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Can Retailers Survive Amazon's Entrance Into Subscription Fashion?

Posted on 7.06.2017
Like so many of Amazon's offerings before it, Prime Wardrobe has the potential to significantly change consumers' expectations for online transactions.

Announced last month, Prime Wardrobe allows Prime members to pick three or more items across clothing, shoes and accessories, try on the items at home and return whatever they'd like in the pre-paid box (paying only for what they buy). 

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People who have already used similar services through Stitch Fix, Bombfell or others are likely very open to trying Wardrobe (no fees, easy returns, ability to choose their own items and price points) while those who have not tried subscription fashion are likely more willing to do so with a household name, Amazon. It is not only consumers' willingness to try subscription fashion that could change many aspects of retail, however. Website Magazine took the opportunity to interview Isabelle Roussin, global vice president of SAP Hybris Revenue Solutions, to gather insights into how Amazon could impact the recurring revenue business model and retail in general. 

What were your initial thoughts when you heard about Amazon’s launch of “Prime Wardrobe”?  

Roussin, SAP Hybris: I was not surprised at all to see Amazon going into subscription fashion. This news speaks volumes to the consumer demand for more retail subscription options, which provide more value and personalization to each customer. 

While the retail market is projected to have the highest degree of digital disruption through 2020, retailers are constantly shifting focus from product-based to more consumer-centric and experience-based strategies. In this, we should expect subscription commerce to continue to be a mainstream part of our lives. Signing up to meet your stylist virtually, previewing clothing options before shipment, and ordering 10 items, but only paying for the clothes you keep are all concepts consumers are now familiar with thanks to companies such as TrunkClub and Stitch Fix. Amazon does have some strength over their competition, including, a well-oiled and scalable order to delivery to cash process, promotions management and valuable insights into consumer preference based on their history of search patterns.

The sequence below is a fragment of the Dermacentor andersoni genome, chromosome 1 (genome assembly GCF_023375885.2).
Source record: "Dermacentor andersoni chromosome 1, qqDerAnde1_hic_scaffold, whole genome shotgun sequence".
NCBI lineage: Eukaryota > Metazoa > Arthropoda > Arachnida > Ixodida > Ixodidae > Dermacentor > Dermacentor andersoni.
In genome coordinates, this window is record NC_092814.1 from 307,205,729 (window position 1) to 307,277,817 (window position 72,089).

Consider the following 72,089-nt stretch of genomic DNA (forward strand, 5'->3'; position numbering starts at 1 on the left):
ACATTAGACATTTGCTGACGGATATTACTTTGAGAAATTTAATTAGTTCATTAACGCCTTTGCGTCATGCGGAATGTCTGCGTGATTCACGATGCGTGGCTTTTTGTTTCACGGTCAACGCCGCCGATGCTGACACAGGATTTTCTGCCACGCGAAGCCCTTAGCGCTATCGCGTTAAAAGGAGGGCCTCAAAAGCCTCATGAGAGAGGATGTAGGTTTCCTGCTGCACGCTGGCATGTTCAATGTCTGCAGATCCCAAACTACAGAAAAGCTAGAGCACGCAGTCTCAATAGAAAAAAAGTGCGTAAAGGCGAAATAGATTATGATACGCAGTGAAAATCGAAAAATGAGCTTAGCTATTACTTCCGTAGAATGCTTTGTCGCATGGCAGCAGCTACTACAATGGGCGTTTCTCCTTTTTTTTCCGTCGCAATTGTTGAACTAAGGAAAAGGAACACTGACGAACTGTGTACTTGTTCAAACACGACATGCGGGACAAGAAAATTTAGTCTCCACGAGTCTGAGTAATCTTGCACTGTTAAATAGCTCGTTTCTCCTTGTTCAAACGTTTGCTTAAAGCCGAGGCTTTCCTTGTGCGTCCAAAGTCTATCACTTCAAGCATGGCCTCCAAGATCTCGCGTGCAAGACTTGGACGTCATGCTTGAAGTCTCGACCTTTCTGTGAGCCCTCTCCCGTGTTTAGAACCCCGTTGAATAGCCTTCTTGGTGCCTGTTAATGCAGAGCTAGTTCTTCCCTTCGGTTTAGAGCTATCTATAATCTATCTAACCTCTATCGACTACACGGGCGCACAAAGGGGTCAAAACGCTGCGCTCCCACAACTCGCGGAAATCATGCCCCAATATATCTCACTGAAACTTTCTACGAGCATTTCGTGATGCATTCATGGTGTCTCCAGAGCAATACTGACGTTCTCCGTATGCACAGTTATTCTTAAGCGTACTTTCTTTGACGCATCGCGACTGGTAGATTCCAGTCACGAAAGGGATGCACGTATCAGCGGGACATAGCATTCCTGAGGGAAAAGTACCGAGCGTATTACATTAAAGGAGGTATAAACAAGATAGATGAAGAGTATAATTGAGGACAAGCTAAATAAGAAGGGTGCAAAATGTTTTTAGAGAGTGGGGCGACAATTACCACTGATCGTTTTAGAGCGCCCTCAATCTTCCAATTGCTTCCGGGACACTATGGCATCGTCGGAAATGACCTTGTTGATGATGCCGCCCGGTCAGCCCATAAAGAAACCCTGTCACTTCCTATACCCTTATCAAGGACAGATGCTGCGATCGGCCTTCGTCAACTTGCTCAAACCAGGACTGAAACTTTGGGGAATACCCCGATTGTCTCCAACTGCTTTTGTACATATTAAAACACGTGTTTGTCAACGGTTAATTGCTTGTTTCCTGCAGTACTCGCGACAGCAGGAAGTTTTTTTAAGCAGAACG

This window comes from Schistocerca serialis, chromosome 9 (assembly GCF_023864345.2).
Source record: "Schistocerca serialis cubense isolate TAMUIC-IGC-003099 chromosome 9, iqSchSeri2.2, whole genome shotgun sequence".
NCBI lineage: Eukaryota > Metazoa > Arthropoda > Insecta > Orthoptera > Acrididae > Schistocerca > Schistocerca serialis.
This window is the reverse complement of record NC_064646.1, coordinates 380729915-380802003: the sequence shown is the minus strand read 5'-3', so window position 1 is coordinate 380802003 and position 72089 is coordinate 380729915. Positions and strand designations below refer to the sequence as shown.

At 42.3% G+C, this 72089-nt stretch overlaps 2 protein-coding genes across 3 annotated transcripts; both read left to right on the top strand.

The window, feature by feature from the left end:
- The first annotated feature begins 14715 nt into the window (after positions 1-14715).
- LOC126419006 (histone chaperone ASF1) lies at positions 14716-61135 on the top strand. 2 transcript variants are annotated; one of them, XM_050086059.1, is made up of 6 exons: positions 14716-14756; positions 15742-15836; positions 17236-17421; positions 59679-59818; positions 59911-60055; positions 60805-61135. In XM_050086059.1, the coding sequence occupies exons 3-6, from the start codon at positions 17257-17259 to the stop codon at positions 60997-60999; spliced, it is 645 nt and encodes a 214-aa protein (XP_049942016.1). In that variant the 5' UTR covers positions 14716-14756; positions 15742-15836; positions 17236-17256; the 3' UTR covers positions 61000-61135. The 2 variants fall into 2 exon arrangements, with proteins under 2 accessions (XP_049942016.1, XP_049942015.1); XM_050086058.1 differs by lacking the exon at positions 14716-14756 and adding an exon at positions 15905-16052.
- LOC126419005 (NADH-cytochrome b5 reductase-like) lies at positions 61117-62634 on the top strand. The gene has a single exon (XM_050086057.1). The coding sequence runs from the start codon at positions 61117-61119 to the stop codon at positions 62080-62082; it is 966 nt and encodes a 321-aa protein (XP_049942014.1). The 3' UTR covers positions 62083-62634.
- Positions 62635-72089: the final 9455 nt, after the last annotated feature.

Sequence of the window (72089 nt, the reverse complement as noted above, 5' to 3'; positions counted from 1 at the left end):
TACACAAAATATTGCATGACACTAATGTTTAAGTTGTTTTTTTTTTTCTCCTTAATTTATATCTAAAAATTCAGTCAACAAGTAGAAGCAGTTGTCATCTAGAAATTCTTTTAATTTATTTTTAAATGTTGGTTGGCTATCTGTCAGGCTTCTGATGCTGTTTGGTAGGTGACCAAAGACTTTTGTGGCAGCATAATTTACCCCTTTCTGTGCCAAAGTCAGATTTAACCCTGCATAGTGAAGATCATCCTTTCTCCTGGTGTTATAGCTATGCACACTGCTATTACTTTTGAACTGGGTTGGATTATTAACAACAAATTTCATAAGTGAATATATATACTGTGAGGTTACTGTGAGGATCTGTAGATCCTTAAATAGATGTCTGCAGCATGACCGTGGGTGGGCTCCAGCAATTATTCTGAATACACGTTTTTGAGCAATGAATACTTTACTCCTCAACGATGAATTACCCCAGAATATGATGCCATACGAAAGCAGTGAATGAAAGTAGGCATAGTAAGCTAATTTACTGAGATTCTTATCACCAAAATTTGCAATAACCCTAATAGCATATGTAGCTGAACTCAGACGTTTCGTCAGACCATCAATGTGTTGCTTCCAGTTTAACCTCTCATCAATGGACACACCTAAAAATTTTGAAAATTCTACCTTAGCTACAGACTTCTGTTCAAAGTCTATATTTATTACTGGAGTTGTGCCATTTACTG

Is there room for new subscription companies? Why/why not?

Roussin, SAP Hybris: We, at SAP Hybris, have seen firsthand the expansion of the subscription economy. While markets such as the high-tech, media, and telecom have experienced these new business models for quite some time, more and more industries are embarking on subscription models as well. Every day we see new examples, for example in the mineral industry, there’s a shift to selling the tonnage of minerals hauled rather than the actual mining equipment. Another example is selling air-as-a-service rather than selling a compressor.  

By 2018, 40 percent of the top 100 discrete manufacturers and 20 percent of top 100 process manufacturers will provide product-as-a-service platforms to deliver value as an integrated product and service offering versus a stand-alone function (source).

Sustaining a subscription model involves assessing what the lifetime value of customers, or groups of customers is likely to be. This means being able to assess how recently a customer has been buying, how often he buys and finally how much he spends. At the end of the day, the consumer should be able to think that he got so much more from it than he used to.

What benefits do subscription models provide? 

Roussin, SAP Hybris: As subscription models continue to grow, new business models will also emerge as consumers get more comfortable engaging with brands in different ways. We’re already starting to see the subscription model expand to sectors beyond retail, including equipment, cargo shipping, financial services, and more. While we see an opportunity for more subscription services, there are incentives for businesses to move in this direction as well. The benefits for brands include: